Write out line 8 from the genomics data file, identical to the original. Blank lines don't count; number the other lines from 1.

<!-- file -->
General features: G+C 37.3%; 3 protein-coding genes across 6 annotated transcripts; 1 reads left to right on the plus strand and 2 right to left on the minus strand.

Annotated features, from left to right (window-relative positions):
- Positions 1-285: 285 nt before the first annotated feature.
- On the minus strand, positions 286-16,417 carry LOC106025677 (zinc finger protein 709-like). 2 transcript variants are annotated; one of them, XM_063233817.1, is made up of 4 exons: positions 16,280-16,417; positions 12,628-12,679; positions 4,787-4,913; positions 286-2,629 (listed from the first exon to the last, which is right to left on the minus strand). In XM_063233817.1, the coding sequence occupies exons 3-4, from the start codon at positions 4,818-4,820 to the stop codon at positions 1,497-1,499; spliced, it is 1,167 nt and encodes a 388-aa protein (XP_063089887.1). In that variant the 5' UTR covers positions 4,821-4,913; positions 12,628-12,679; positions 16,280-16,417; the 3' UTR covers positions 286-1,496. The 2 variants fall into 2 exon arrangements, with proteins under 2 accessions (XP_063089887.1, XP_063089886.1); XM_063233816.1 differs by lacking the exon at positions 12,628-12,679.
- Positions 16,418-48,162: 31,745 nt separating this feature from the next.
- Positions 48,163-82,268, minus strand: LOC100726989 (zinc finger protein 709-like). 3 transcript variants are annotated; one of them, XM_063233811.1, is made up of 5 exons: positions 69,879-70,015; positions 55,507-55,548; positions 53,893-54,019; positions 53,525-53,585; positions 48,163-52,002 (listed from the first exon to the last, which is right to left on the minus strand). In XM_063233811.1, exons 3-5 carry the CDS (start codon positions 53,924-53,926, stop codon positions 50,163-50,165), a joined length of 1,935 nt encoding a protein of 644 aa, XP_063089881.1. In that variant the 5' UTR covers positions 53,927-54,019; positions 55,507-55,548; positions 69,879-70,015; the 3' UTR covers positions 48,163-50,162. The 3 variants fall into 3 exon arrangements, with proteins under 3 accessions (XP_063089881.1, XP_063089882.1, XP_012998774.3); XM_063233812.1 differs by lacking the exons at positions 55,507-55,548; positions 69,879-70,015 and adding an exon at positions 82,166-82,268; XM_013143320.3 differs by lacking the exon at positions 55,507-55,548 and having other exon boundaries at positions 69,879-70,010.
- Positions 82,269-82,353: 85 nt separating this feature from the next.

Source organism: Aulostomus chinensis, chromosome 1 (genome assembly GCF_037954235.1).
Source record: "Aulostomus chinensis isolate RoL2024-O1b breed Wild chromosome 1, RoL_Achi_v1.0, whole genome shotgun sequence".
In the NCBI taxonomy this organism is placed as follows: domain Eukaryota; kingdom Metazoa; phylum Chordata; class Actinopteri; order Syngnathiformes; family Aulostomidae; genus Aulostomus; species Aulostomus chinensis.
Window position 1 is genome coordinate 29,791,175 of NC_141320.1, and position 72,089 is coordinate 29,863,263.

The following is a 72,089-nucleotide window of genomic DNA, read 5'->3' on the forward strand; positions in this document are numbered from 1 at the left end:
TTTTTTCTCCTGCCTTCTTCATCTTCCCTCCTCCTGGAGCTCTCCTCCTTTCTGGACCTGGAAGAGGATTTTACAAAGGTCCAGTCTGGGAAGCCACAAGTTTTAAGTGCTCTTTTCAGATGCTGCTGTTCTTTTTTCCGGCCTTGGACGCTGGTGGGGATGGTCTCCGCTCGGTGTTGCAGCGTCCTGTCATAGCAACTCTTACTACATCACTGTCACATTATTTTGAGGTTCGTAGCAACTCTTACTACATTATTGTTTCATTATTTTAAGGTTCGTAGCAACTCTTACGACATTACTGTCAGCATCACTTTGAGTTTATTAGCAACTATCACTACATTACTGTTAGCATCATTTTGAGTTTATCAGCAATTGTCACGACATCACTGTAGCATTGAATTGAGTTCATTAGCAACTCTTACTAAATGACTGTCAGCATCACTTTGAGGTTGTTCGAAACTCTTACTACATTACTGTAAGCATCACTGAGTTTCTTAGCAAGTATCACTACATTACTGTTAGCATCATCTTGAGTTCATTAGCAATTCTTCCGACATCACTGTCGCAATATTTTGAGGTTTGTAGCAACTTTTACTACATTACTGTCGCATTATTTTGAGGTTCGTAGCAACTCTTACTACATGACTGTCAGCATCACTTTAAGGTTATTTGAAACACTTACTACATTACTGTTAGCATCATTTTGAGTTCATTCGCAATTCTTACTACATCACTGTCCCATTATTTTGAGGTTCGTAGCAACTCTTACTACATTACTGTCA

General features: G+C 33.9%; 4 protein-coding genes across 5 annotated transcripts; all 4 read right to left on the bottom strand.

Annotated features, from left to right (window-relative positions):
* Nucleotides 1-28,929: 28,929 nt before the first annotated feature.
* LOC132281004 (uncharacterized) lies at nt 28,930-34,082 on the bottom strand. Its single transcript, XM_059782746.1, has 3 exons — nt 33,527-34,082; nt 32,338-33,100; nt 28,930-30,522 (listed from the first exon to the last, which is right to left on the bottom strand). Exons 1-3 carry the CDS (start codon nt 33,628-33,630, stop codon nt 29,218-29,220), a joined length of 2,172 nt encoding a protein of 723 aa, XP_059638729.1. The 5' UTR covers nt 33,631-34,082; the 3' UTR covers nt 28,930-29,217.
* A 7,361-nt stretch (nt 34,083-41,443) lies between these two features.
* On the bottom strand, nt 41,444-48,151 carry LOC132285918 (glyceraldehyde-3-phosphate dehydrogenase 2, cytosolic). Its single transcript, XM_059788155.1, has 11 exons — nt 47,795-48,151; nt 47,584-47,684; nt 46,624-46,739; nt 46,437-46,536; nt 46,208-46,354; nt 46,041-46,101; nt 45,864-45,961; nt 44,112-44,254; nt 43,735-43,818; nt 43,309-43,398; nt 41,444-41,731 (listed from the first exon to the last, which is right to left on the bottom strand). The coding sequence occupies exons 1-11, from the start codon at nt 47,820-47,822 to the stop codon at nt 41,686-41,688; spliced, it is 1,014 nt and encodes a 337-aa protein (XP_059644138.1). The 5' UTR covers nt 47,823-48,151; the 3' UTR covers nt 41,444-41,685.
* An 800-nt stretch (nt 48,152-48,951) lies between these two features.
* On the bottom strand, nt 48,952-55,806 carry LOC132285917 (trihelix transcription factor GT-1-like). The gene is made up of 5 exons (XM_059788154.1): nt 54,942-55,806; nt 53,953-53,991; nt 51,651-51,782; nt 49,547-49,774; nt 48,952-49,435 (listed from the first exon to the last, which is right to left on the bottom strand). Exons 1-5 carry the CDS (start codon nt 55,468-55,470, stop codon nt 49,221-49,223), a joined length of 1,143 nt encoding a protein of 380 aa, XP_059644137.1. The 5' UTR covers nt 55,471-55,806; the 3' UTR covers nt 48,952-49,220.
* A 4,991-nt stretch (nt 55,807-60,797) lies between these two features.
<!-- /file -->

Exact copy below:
Source organism: Aulostomus chinensis, chromosome 1 (genome assembly GCF_037954235.1).